By David Fleet
Hadley Twp.-Army Pvt. Howard Brandt recalls the war torn rural countryside of Europe in 1945.
“We sailed from the United States and landed in Le Havre, France,” recalls Brandt, who just celebrated 98th birthday. “They loaded us troops on cattle cars pulled by a steam locomotive. It was a rough ride for about five hours. We had to sit on the floor and I drank a couple bottles of wine the night before—so I was a little woozy. The door was open and we could see mostly farm land—I remember people out plowing fields with horses as we crossed the French countryside. Everyone over there treated us Army men well—for them the war was over. Many of the people were homeless in France, they were just trying to get back to normal.”
Brandt’s reflections on France about a year after the Allied invasion represents a waning glimpse of history both locally and nationwide.
Brandt is the last current WWII veteran who is a member of the Ortonville VFW Post 582.
When the Post 582 was chartered in 1984 more than 200 veterans joined from several wars, said Dennis Hoffman, post commander.
“At that point—37 years ago we had 72 World War II veterans—about a third of our members,” said Hoffman, who served in the Army during the 1960s. “Now it’s down to one. We’ve lost Dane Guisbert in September, a World War II veteran who had served in the South Pacific. If there are WWII veterans still in the area but not members of the post—we’d like them to come join us. ”
According to US Department of Veterans Affairs statistics, 240,329 of the 16 million Americans who served in World War II are still alive in 2021
It was a different mindset back then, said Hoffman.
“World War II was a big war that included millions of people,” he said. “Many of the WWII veterans came home to be farmers or worked in the factories then folded back into society. It was a different world back then. So often the men that saw combat just never talked about the war or their experiences. Many never applied for veteran benefits either; they just went back to work—many still have benefits coming if they need them.”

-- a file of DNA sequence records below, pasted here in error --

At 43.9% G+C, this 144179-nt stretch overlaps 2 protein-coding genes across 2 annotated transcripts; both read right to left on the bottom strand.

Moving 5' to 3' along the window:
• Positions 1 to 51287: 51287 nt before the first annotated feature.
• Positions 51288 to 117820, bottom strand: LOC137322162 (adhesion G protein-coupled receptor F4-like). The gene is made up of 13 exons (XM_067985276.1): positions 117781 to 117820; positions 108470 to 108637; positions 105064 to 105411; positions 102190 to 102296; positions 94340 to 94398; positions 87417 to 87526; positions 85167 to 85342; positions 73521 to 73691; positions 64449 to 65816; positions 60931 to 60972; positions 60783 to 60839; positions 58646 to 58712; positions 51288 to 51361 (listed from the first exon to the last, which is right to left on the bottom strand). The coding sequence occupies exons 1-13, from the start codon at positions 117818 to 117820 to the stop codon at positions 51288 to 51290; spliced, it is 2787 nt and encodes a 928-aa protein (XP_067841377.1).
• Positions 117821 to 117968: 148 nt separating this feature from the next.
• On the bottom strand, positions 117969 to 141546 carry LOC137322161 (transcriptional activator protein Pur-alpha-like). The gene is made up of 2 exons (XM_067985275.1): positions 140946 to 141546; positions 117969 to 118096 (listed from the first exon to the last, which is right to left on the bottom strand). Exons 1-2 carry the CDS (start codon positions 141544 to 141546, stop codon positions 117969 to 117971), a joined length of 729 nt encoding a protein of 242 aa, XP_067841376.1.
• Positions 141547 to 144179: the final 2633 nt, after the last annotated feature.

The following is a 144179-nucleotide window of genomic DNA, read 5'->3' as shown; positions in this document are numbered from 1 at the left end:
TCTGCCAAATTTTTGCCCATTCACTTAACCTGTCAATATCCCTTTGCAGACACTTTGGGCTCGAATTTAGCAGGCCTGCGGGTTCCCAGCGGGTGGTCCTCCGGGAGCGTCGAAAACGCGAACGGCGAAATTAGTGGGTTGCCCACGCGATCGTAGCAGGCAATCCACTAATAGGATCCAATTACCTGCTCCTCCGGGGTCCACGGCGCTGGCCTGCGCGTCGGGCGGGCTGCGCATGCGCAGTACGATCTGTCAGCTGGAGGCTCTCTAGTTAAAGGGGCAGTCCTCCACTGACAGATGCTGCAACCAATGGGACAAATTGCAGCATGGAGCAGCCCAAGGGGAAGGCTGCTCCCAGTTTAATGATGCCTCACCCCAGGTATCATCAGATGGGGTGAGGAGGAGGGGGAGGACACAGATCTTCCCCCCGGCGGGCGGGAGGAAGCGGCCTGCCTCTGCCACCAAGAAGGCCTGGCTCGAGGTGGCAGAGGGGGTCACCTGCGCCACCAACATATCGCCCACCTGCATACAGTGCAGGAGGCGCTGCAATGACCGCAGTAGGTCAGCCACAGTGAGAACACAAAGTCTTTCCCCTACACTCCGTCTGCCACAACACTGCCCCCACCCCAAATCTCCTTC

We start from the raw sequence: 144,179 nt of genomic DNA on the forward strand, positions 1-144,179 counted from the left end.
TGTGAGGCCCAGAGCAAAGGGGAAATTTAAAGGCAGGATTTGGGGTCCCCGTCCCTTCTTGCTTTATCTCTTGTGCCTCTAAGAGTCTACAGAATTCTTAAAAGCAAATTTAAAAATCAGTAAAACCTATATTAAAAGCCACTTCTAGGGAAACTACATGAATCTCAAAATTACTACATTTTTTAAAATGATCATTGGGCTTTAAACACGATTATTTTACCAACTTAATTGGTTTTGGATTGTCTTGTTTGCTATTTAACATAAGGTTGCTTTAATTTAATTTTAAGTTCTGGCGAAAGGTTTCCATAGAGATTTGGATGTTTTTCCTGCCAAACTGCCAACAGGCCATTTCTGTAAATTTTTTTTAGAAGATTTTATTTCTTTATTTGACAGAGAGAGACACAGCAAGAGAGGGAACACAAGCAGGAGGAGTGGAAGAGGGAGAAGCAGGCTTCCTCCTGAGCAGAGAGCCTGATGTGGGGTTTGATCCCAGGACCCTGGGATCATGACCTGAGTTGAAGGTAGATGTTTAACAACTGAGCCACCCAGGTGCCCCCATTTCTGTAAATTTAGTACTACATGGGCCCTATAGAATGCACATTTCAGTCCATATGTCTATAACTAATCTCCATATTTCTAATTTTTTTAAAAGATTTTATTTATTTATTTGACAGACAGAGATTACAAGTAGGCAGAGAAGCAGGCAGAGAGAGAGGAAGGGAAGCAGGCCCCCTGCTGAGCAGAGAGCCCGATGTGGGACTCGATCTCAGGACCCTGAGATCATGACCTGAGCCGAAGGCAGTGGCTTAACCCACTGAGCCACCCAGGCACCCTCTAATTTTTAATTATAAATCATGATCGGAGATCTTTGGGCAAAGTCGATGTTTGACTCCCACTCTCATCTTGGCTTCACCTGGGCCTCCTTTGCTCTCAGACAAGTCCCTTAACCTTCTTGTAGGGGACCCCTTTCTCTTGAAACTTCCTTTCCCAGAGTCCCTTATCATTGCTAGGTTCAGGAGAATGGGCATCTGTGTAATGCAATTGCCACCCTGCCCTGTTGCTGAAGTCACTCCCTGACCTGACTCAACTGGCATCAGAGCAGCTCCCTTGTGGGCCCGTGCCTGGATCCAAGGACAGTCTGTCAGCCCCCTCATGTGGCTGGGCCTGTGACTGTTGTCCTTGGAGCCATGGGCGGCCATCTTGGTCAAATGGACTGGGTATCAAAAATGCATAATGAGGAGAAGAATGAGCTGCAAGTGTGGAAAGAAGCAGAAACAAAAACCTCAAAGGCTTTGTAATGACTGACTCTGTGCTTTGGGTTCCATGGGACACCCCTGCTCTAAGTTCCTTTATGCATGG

The Post 582 WWII veterans have been community members for many years.
Brandt’s war story started when he enlisted in the Army in 1945. The Goodrich native was born in a home on Hegel Road and worked on area farms while attending high school. During his freshman year of school he suffered a debilitating paralysis on the left side.
“I missed so much school, I just never went back (to school),” he said. “I worked on the farm and then enlisted in the Army. The war in Europe had ended but the battles continued in the South Pacific toward Japan. I was not sure where they would send me.”
At 19-years-old, Howard married Louise (Allen) in 1943 and had a son Howard Jr. when he joined the Army in 1945. He did not go right away, rather stayed home until after the birth of his son.
“It was my duty to serve over there and do what had to be done,” said Brandt. “There was no objection to me going, my mother did not like it, but my family was happy for me to go and get it done.”
Brandt was assigned to the 1198 Army Engineering group in northern France.
“The French farmers had tractors which they used to drive into towns—no cars,” he recalled. “So they used horses to plow and till fields.”
Brandt carried a gun, but had no problems with the Germans.
“I drove an ambulance,” he said. “I was stationed at an engineering depot and POW camp. There was really no hard feeling toward anyone over there. They kept German prisoners for some reason even with the war over. They did not talk to us of course they spoke German—but many were happy the war was over. Each Monday I’d take some of them to the hospital in my ambulance. They never had any bad thoughts about Americans that I can remember.”
He was discharged July 19, 1946 and received the WWII Victory Medal and the Army of Occupation Medal. Howard and Louise had three children. She died in 2012. Howard still lives in Hadley Township.
Hoffman said the younger veterans just are not joining the VFW.
“We need Gulf War veterans,” he said. “We need to keep the voice of veterans going.” Call the VFW (248) 627-1065.